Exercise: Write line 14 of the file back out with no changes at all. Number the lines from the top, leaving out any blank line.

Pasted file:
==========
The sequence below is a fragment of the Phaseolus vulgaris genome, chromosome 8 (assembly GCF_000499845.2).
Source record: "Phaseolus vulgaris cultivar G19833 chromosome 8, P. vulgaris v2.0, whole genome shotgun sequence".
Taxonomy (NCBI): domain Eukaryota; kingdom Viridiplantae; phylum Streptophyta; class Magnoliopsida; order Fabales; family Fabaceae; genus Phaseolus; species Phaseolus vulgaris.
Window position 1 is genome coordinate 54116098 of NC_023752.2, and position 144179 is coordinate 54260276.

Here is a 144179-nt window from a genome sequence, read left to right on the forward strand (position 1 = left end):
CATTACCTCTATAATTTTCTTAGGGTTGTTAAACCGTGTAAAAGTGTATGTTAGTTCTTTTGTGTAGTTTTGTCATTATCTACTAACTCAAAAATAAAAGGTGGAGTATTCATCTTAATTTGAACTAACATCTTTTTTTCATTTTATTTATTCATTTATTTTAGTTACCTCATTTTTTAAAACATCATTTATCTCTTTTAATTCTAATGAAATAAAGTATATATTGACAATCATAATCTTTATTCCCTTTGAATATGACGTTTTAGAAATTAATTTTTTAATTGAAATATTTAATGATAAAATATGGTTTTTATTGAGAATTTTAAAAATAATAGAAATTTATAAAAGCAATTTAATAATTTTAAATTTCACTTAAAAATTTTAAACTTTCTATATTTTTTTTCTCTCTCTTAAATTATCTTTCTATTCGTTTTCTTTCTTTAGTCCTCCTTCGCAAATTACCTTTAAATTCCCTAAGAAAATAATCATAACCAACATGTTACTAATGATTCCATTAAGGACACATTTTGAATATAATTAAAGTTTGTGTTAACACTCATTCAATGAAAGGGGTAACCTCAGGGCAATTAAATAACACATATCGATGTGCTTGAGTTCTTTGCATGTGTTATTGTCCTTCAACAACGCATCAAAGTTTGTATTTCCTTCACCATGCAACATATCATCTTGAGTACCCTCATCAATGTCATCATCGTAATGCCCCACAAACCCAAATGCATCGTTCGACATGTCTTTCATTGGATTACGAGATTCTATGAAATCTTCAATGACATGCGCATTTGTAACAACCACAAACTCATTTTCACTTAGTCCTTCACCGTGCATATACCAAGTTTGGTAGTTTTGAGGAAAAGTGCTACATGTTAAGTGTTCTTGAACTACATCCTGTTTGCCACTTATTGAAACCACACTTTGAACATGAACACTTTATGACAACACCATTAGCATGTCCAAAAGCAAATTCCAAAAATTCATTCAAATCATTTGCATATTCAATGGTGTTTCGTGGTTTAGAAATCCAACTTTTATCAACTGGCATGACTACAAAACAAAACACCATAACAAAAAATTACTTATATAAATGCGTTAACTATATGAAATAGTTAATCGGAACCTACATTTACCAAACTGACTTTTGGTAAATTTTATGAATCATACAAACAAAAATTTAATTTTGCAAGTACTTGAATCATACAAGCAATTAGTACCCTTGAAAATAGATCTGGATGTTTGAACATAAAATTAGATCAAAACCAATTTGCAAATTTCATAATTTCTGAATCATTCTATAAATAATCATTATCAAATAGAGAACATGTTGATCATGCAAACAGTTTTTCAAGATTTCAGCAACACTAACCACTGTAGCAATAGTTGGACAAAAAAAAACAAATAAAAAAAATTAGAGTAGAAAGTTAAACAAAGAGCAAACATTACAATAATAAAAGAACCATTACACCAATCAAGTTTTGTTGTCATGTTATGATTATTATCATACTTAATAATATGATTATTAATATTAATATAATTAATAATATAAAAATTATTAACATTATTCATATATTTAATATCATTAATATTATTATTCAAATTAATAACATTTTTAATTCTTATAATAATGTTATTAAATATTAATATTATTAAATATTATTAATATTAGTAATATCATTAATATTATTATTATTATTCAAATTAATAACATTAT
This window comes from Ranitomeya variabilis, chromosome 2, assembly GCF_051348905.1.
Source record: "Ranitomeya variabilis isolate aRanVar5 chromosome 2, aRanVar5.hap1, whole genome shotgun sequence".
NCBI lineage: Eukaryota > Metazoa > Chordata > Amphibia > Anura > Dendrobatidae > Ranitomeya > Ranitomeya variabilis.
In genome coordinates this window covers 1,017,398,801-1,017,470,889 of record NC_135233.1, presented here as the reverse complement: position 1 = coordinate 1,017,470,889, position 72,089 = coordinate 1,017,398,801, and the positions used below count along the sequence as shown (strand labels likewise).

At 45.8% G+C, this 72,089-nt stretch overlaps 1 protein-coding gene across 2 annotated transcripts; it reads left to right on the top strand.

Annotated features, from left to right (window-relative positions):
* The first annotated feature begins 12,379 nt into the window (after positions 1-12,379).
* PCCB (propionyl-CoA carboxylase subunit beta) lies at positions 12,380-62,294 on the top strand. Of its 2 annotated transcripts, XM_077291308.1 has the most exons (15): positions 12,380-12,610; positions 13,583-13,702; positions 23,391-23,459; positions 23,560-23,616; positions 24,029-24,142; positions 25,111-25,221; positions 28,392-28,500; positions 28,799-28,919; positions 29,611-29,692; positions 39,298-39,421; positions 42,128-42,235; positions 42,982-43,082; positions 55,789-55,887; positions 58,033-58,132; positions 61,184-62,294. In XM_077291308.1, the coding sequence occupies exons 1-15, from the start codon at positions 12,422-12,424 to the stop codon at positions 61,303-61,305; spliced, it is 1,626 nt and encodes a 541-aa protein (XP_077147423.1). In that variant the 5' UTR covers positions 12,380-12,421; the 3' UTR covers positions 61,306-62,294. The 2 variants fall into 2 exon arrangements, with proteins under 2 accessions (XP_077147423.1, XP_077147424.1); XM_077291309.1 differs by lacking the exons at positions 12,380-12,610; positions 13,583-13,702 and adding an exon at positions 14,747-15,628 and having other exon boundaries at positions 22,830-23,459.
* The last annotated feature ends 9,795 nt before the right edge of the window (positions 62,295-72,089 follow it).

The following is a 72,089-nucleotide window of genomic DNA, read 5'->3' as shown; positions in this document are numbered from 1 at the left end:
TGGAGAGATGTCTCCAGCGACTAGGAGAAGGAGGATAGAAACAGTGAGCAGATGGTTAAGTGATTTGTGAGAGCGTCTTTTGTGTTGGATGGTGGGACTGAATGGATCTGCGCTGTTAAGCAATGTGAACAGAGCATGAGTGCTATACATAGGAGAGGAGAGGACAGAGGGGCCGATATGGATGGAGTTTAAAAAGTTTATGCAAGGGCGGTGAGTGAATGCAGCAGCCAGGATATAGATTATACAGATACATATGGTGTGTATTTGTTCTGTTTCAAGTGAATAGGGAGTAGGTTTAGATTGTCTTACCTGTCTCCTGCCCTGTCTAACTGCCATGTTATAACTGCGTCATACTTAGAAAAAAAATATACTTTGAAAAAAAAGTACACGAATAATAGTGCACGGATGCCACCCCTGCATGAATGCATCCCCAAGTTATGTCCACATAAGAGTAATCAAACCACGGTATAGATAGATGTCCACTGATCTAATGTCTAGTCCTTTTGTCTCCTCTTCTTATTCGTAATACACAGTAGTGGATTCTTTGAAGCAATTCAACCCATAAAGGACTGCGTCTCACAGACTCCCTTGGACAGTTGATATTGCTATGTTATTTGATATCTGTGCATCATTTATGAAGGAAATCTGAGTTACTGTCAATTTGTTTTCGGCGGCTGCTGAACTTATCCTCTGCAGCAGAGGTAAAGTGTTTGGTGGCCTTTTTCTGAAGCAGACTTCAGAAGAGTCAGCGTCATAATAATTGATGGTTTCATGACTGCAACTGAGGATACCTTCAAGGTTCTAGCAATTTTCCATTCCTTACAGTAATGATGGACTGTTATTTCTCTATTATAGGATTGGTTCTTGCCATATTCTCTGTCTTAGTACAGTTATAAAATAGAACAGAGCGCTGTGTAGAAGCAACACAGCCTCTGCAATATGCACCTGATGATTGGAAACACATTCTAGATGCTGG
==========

* PCCB (propionyl-CoA carboxylase subunit beta) lies at positions 12,380-62,294 on the top strand. Of its 2 annotated transcripts, XM_077291308.1 has the most exons (15): positions 12,380-12,610; positions 13,583-13,702; positions 23,391-23,459; positions 23,560-23,616; positions 24,029-24,142; positions 25,111-25,221; positions 28,392-28,500; positions 28,799-28,919; positions 29,611-29,692; positions 39,298-39,421; positions 42,128-42,235; positions 42,982-43,082; positions 55,789-55,887; positions 58,033-58,132; positions 61,184-62,294. In XM_077291308.1, the coding sequence occupies exons 1-15, from the start codon at positions 12,422-12,424 to the stop codon at positions 61,303-61,305; spliced, it is 1,626 nt and encodes a 541-aa protein (XP_077147423.1). In that variant the 5' UTR covers positions 12,380-12,421; the 3' UTR covers positions 61,306-62,294. The 2 variants fall into 2 exon arrangements, with proteins under 2 accessions (XP_077147423.1, XP_077147424.1); XM_077291309.1 differs by lacking the exons at positions 12,380-12,610; positions 13,583-13,702 and adding an exon at positions 14,747-15,628 and having other exon boundaries at positions 22,830-23,459.